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Medicare offers specific periods during which you can enroll for coverage. The Medicare Open Enrollment Period lasts three months and is the most flexible.

By Noam Flam
Updated June 8, 2020

Medicare Enrollment Periods: The Basics

There are a number of periods in which you can enroll in Medicare. There is an Initial Enrollment Period, a General Enrollment Period, and several others.

Here, we'll be talking about the Open Enrollment Period, a three-month window that allows you to change any and all of your Medicare benefits and plans. There are also a few other periods referred to as Open Enrollment Periods, but they are distinct from this annual three-month period.

When Is Open Enrollment for Medicare?

The Medicare Open Enrollment Period lasts from October 15 to December 7 of each year. The rationale for this time period is that any changes in benefits that you decide on during this period will go into effect on January 1 of the following year, so you have enough time to process all of the changes.

How Does Medicare Open Enrollment Work?

Medicare consists of a few key parts. Original Medicare refers to Part A and Part B, the basic parts of Medicare that cover hospital care and outpatient care. There is also Medicare Part D, prescription drug coverage, and Part C, which allows you to receive Medicare benefits through a private insurance company.

If you would like to make changes to your Medicare coverage, there are options available. If you only have Part A, you can add on Part B, and vice versa.

Part D is offered through private insurance companies, and you may want to keep that coverage but simply switch to a different plan. These are the types of scenarios Medicare Open Enrollment is for: you are able to change any part of your coverage you like, to mix and match the parts.

Want to learn more about your Medicare options?

Annual Open Enrollment and Medicare Advantage

Medicare Advantage plans are a unique offering in the world of Medicare. With Advantage plans, sometimes called Part C plans, you can receive your coverage through a private insurance company rather than through Medicare. This means your coverage will function in the way you are used to from before you received Medicare: your plan may have a specific network, as well as unique benefits, perks and pricing structures.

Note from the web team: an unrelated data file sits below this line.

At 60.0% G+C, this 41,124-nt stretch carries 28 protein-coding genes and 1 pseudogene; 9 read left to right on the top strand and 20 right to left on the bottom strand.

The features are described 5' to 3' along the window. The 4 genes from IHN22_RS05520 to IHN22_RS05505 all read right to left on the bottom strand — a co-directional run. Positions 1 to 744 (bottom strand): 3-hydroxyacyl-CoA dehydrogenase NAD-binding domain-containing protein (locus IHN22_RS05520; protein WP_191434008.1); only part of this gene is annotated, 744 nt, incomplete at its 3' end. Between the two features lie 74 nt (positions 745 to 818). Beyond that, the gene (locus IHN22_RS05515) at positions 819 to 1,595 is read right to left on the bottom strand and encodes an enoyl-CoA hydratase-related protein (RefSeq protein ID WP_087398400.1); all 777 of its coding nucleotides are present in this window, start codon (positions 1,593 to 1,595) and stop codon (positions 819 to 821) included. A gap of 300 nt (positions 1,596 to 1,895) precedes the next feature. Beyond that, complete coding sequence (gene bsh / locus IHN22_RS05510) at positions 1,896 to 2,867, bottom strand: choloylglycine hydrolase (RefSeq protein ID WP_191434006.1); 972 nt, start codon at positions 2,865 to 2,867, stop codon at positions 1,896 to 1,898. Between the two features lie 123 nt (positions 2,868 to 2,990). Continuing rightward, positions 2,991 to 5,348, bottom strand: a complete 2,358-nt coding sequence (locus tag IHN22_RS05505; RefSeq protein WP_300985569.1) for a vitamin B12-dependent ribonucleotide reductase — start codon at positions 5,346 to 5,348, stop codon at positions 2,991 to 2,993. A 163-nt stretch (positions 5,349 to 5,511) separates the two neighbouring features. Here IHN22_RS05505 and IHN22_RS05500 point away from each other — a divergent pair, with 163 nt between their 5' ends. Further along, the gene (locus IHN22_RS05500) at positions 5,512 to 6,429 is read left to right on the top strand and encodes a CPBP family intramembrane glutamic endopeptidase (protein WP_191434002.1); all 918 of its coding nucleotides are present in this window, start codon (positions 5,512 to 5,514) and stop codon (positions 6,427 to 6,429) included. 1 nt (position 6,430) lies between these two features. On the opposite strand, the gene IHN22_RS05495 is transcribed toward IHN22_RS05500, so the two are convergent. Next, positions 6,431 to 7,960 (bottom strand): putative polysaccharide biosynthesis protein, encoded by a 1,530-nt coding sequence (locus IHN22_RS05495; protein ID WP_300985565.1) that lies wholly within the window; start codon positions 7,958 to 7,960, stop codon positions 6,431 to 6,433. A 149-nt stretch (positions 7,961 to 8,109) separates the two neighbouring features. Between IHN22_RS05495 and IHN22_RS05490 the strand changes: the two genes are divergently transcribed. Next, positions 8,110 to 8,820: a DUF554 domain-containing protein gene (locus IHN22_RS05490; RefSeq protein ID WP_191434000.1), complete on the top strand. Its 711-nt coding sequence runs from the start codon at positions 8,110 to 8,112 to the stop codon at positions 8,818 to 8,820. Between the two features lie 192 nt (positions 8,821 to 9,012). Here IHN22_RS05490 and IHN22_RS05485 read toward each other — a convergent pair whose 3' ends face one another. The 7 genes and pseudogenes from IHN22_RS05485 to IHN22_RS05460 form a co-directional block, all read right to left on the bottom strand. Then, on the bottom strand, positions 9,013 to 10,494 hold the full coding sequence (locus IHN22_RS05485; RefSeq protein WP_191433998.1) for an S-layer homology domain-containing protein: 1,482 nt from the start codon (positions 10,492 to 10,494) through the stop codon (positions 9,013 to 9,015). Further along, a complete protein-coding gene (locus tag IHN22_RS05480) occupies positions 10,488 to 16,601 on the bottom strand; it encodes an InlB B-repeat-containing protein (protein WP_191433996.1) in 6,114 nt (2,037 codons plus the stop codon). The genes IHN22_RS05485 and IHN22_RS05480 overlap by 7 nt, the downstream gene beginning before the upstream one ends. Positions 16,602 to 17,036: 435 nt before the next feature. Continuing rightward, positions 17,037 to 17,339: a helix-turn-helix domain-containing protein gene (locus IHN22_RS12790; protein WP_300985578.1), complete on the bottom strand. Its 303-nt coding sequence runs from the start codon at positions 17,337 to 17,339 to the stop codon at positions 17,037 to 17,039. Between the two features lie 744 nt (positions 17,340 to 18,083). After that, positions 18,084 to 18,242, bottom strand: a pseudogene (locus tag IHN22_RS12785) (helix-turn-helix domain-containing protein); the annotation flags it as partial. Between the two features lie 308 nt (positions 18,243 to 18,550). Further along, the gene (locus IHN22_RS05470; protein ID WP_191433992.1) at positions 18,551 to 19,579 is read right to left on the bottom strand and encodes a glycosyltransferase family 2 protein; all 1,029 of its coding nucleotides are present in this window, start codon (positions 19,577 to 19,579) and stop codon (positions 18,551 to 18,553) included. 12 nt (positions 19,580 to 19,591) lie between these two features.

Many Advantage plans are out there, but one thing holds true for all of them. If you have a Medicare Advantage plan, you can't be enrolled in Part A or Part B. The coverage would overlap, so this protects you from the possibility of accidentally receiving redundant coverage. You can make the switch from Original Medicare to a Part C plan during the Open Enrollment Period.

When Is the Medicare Advantage Open Enrollment Period?

If you have Original Medicare and want to switch over to an Advantage plan, or vice versa, you can make these choices during the Open Enrollment Period. However, in addition to this period, there is also a special Medicare Advantage Open Enrollment Period, lasting from January 1 to March 31. This offers you an additional three months to decide if the Advantage plan you've chosen is right for you.

In addition to this, you are also given an extra three-month Open Enrollment Period if you meet the following conditions:

At any other time of year, these changes may be more difficult to make or may result in additional costs added on.

Medicare Supplement (Medigap) Open Enrollment Period

Medicare Supplement plans, or Medigap, are insurance plans offered by private insurance companies that cover gaps in your Original Medicare coverage. For example, your Original Medicare coverage may have a Part B deductible, and you can find a Medigap plan that pays this for you.